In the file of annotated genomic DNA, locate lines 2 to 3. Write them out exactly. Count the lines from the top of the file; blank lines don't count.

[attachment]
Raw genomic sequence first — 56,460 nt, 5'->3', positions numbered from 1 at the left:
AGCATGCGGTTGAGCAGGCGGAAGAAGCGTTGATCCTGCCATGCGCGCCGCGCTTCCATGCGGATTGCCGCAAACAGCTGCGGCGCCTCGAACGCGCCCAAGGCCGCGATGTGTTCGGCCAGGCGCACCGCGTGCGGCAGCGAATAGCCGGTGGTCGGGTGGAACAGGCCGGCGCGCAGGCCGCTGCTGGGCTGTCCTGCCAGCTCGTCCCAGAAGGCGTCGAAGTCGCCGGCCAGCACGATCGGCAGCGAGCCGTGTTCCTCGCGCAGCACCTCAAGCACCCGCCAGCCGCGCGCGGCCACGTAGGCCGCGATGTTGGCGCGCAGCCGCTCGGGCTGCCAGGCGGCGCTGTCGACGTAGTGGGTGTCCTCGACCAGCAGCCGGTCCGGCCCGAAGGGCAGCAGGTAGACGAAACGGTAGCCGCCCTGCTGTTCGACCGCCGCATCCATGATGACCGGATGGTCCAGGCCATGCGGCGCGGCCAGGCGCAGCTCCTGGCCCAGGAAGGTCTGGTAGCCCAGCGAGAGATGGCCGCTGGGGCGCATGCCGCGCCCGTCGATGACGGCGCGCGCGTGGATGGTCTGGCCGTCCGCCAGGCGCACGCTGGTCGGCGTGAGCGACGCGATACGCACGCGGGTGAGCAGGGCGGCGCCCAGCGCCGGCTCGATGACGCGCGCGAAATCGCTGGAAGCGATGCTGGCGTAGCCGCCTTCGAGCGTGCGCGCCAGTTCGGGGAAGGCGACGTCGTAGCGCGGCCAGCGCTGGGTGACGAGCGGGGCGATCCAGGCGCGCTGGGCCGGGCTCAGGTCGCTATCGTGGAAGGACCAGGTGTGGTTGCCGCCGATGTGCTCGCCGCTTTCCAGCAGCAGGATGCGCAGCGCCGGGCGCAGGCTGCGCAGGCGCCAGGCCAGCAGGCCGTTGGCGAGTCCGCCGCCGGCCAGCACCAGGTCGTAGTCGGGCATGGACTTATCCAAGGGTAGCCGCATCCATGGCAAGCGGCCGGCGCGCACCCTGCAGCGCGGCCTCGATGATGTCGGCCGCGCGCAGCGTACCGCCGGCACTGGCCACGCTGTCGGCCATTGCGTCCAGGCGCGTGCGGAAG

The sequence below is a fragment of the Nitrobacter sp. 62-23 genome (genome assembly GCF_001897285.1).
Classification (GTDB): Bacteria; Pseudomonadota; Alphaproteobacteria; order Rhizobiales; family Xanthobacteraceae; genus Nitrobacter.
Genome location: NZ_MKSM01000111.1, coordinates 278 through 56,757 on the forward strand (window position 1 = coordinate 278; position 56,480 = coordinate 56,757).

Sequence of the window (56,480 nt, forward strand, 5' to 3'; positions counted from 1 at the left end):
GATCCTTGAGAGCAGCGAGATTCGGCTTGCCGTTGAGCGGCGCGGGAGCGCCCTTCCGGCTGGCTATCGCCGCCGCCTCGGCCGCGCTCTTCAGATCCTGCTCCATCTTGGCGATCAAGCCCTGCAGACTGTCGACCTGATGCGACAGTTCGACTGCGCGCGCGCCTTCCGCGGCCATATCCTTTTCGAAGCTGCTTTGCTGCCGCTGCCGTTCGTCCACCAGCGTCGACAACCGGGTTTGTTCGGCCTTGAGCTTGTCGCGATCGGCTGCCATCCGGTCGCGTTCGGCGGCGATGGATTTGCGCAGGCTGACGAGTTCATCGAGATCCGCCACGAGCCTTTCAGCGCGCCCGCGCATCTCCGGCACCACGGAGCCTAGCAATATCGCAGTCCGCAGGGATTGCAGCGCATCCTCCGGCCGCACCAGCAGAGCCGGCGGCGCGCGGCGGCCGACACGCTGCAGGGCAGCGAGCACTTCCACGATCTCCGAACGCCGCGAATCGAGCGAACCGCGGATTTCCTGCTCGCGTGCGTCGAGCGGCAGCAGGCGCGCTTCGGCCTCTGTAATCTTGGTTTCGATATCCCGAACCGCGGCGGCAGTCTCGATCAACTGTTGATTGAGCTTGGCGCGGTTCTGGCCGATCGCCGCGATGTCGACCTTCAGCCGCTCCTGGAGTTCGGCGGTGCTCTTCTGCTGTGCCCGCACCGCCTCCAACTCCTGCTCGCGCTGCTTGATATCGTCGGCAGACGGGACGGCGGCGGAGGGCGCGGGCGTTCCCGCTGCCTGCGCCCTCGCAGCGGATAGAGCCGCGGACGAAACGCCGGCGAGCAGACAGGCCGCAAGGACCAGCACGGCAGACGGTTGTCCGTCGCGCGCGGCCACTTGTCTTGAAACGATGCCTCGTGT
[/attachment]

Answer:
AGCATGCGGTTGAGCAGGCGGAAGAAGCGTTGATCCTGCCATGCGCGCCGCGCTTCCATGCGGATTGCCGCAAACAGCTGCGGCGCCTCGAACGCGCCCAAGGCCGCGATGTGTTCGGCCAGGCGCACCGCGTGCGGCAGCGAATAGCCGGTGGTCGGGTGGAACAGGCCGGCGCGCAGGCCGCTGCTGGGCTGTCCTGCCAGCTCGTCCCAGAAGGCGTCGAAGTCGCCGGCCAGCACGATCGGCAGCGAGCCGTGTTCCTCGCGCAGCACCTCAAGCACCCGCCAGCCGCGCGCGGCCACGTAGGCCGCGATGTTGGCGCGCAGCCGCTCGGGCTGCCAGGCGGCGCTGTCGACGTAGTGGGTGTCCTCGACCAGCAGCCGGTCCGGCCCGAAGGGCAGCAGGTAGACGAAACGGTAGCCGCCCTGCTGTTCGACCGCCGCATCCATGATGACCGGATGGTCCAGGCCATGCGGCGCGGCCAGGCGCAGCTCCTGGCCCAGGAAGGTCTGGTAGCCCAGCGAGAGATGGCCGCTGGGGCGCATGCCGCGCCCGTCGATGACGGCGCGCGCGTGGATGGTCTGGCCGTCCGCCAGGCGCACGCTGGTCGGCGTGAGCGACGCGATACGCACGCGGGTGAGCAGGGCGGCGCCCAGCGCCGGCTCGATGACGCGCGCGAAATCGCTGGAAGCGATGCTGGCGTAGCCGCCTTCGAGCGTGCGCGCCAGTTCGGGGAAGGCGACGTCGTAGCGCGGCCAGCGCTGGGTGACGAGCGGGGCGATCCAGGCGCGCTGGGCCGGGCTCAGGTCGCTATCGTGGAAGGACCAGGTGTGGTTGCCGCCGATGTGCTCGCCGCTTTCCAGCAGCAGGATGCGCAGCGCCGGGCGCAGGCTGCGCAGGCGCCAGGCCAGCAGGCCGTTGGCGAGTCCGCCGCCGGCCAGCACCAGGTCGTAGTCGGGCATGGACTTATCCAAGGGTAGCCGCATCCATGGCAAGCGGCCGGCGCGCACCCTGCAGCGCGGCCTCGATGATGTCGGCCGCGCGCAGCGTACCGCCGGCACTGGCCACGCTGTCGGCCATTGCGTCCAGGCGCGTGCGGAAG

The sequence below is a fragment of the Nitrobacter sp. 62-23 genome (genome assembly GCF_001897285.1).